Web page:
Sitting majestically overlooking the Saint Lawrence River, Le Chateau Frontenac dominates Quebec’s famous skyline and can be found in the historic district of Old Quebec, designated a UNESCO World Heritage Site in 1985. Built in 1893 by the Canadian Pacific Railway, the chateau was developed as part of a chain of high-end hotels with the purpose of promoting luxury tourism across Canada.

The hotel was built by William Van Horne, the General Manager of CP Rail, with the help of architect Bruce Price who incorporated architectural styles from the Middle Ages and the Renaissance and was named after Louis de Buade, Count of Frontenac and Governor General of New France from 1672 to 1682. The hotel quickly gained notoriety and today is known as the most photographed hotel in the world. As a bonus, it’s not financially unrealistic to actually stay there and relive its time-honored past.

Le Chateau Frontenac at night in winterLe Chateau Frontenac in winter Flickr: suckamcLooking along the river at Chateau Frontenac

The massive hotel is home to 611 exquisitely furnished rooms and suites that stretch across 18 floors and it’s cliff-top presence provides exquisite views of the old town and across the river. On top of its fortress-like exterior, the chateau’s interior is adorned with marble staircases, mahogany paneling and carved stone elements throughout. Not surprisingly then, the hotel has famously housed many well-known personalities including royalty, leaders of countries from all over the world, historical figures, and famous celebrities. Perhaps most interestingly, the hotel hosted the Quebec Conference of 1943 which saw Winston Churchill, Franklin D. Roosevelt and William Lyon Mackenzie King discuss their strategy for the second World War.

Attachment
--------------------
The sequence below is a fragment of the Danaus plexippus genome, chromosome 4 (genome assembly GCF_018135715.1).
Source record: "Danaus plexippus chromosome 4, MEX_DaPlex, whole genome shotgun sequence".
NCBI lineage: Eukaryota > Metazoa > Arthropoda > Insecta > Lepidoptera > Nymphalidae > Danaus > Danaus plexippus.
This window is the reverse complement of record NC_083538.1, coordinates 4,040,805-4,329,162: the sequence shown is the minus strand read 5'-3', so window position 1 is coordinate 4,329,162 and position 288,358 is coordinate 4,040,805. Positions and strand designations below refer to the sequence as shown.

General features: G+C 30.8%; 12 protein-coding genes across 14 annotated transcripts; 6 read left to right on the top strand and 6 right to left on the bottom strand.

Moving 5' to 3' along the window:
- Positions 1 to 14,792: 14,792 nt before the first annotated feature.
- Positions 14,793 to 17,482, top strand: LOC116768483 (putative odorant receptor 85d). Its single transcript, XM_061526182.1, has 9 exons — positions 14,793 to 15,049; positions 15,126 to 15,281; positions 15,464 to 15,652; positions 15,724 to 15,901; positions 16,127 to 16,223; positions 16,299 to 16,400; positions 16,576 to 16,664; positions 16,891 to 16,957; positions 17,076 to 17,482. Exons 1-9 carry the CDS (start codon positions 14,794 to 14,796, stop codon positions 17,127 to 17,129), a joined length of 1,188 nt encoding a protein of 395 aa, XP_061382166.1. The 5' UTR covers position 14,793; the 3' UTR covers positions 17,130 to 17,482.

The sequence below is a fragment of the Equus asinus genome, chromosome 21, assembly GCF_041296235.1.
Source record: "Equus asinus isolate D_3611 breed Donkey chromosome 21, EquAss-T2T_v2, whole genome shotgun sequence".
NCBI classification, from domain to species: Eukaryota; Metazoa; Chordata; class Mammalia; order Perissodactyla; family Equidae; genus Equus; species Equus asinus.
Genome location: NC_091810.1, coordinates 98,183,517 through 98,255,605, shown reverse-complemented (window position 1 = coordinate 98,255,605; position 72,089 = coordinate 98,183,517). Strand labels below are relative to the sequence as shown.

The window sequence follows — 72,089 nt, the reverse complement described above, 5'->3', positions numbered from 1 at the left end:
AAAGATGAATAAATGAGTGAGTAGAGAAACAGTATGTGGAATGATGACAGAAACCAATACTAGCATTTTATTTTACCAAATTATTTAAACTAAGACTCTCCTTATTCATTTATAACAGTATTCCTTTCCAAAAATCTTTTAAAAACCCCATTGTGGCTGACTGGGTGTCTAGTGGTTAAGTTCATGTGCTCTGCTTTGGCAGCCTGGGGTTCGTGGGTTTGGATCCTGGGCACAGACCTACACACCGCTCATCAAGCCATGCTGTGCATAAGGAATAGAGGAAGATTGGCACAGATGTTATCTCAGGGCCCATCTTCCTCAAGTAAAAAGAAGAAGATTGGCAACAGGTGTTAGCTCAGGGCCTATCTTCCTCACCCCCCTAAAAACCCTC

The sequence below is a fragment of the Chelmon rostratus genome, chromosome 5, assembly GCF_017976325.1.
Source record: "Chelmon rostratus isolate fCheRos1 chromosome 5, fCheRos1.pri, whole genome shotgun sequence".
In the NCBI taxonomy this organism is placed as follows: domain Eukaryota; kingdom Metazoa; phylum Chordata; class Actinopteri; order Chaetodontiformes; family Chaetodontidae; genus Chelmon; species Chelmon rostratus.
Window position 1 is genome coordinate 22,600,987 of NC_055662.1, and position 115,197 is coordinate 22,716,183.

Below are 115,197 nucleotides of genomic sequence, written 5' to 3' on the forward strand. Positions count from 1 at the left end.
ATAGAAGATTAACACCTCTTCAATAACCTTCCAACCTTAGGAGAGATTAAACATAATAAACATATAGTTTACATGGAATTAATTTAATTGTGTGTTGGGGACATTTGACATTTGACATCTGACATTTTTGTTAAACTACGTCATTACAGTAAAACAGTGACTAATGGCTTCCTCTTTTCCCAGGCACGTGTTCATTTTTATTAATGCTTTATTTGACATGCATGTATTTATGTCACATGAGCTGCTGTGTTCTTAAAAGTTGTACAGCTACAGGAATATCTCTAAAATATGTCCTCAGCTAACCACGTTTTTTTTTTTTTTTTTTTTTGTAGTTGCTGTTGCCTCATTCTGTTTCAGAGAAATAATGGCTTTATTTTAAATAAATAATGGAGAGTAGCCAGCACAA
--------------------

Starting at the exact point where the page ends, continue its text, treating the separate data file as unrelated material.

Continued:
If you can peel yourself away from your Egyptian cotton sheets and goose-down duvet! Quebec is one of the most delightful cities in North America. As previously mentioned, the chateau is part of the “Old Town”, a fantastically preserved historic district that was founded in the 18th century and is practically the only city in North America that has preserved its fortified walls along with is bastions and other defensive structures that surround the city. Take the time to wander the streets of Quebec, learn it’s history and meet the locals and we promise you’ll be coming time and time again!

Rue Sous le Fort at DuskRue Sous le Fort at Dusk Flickr: Tony Webster Rue Garneau, Old QuebecRue Garneau, Old Quebec Flickr: Tony Webster

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